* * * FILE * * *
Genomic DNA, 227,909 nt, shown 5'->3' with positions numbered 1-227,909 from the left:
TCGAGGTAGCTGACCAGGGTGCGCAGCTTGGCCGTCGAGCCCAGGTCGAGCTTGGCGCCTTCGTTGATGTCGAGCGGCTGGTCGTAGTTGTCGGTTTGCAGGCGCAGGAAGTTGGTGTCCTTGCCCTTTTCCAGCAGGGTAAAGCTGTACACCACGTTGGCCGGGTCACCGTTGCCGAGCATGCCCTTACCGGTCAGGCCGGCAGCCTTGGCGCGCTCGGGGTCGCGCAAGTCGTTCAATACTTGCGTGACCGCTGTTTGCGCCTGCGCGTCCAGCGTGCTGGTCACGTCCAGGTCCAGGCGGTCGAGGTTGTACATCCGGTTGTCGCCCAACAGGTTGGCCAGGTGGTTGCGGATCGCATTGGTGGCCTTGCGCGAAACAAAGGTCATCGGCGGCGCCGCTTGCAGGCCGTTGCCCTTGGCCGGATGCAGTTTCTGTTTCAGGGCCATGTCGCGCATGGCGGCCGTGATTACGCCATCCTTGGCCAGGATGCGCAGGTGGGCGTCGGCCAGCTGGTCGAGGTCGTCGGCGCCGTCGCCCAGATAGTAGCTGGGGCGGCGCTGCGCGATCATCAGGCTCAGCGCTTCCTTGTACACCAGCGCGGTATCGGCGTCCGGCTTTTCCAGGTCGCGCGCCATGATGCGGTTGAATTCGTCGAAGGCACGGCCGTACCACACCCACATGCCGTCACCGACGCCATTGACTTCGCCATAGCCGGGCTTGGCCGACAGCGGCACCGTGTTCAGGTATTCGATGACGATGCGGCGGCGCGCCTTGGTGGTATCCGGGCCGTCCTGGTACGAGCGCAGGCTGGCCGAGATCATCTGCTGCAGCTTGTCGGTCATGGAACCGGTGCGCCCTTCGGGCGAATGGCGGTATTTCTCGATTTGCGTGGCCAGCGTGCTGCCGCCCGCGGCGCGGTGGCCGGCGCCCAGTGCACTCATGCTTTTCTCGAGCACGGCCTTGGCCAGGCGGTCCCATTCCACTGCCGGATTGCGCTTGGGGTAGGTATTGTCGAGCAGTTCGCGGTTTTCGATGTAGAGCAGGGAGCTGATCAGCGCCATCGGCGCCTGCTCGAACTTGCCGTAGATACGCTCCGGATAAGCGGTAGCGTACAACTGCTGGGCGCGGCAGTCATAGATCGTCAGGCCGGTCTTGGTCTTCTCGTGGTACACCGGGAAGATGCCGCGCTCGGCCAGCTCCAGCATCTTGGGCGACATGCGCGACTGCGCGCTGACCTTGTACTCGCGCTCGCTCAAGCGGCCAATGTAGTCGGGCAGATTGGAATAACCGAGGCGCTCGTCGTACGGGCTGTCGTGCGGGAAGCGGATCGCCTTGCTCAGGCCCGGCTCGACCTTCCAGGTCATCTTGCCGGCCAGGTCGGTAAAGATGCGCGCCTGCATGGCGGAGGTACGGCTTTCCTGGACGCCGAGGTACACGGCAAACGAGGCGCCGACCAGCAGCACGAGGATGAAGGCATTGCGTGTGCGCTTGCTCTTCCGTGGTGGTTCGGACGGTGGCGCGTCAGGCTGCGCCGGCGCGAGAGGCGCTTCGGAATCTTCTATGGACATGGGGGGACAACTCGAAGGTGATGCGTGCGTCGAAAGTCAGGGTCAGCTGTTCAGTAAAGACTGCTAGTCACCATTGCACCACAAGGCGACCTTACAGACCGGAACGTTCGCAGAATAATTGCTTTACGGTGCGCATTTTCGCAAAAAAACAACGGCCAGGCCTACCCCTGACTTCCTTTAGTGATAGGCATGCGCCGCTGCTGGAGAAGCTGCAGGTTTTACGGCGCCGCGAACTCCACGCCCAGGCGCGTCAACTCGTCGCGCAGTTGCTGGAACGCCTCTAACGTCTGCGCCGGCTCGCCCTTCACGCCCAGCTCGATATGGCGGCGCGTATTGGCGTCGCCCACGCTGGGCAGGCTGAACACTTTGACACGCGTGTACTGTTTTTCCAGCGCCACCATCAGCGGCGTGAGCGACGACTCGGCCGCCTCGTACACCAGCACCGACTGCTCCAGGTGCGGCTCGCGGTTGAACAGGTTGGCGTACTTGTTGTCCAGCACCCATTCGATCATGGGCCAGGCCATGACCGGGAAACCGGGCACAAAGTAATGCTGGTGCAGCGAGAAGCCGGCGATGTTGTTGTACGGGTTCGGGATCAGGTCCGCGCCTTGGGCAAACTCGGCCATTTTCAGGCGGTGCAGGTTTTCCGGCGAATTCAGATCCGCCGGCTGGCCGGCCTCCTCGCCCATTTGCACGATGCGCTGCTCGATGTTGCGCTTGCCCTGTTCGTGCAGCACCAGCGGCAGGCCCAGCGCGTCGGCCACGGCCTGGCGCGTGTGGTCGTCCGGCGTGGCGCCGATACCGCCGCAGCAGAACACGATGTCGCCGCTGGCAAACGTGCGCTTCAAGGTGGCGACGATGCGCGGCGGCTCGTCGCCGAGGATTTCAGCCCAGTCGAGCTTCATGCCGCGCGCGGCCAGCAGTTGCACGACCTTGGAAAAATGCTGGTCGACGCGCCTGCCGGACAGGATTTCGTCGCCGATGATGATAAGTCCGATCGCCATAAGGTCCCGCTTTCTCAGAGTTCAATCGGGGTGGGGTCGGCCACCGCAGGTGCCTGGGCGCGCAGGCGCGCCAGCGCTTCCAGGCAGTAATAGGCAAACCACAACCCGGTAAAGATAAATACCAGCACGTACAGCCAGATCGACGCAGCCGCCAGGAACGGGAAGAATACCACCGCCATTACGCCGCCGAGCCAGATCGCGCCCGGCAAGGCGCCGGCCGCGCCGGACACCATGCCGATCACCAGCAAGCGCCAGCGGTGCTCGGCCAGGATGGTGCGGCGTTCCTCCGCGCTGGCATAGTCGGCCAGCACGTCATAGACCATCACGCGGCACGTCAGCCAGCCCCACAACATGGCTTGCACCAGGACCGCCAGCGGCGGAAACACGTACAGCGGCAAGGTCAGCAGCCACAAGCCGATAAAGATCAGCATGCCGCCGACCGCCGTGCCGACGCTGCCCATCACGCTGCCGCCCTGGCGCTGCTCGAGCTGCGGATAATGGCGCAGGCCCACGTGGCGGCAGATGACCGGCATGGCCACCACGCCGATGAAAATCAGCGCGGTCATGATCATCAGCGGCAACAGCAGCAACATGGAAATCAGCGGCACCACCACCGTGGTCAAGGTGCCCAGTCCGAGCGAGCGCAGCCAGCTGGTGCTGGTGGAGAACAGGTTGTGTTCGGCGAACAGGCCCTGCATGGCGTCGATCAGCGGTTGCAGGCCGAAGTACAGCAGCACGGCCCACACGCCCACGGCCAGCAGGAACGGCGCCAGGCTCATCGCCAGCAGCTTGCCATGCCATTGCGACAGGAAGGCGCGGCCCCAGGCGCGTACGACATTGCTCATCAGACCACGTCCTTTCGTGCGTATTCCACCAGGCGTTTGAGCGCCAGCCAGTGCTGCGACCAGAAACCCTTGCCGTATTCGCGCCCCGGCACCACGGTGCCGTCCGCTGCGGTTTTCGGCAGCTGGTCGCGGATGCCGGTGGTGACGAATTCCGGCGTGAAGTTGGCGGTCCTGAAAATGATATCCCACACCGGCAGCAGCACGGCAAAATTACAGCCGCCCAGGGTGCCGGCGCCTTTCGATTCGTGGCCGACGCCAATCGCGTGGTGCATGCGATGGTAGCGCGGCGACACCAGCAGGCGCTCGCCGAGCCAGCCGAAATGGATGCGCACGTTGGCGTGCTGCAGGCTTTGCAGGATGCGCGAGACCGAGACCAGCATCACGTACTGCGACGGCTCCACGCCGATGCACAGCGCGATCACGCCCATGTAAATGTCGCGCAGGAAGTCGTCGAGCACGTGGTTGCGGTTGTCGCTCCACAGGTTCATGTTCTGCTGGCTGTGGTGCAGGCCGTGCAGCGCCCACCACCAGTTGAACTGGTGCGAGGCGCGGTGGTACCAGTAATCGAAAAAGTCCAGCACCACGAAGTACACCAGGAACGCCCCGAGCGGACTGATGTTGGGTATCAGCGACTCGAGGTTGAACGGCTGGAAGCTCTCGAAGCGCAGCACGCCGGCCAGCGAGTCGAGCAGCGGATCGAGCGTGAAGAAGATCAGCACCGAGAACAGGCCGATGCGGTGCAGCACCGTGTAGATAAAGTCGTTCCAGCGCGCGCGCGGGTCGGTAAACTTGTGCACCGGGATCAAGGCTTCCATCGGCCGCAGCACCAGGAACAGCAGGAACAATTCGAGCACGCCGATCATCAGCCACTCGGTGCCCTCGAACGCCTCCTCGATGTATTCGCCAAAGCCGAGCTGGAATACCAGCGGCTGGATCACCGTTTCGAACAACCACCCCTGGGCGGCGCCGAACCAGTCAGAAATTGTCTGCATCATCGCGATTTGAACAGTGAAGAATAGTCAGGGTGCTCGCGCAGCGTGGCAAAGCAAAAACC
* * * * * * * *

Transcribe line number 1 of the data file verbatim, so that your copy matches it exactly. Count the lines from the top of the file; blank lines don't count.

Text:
Genomic DNA, 227,909 nt, shown 5'->3' with positions numbered 1-227,909 from the left: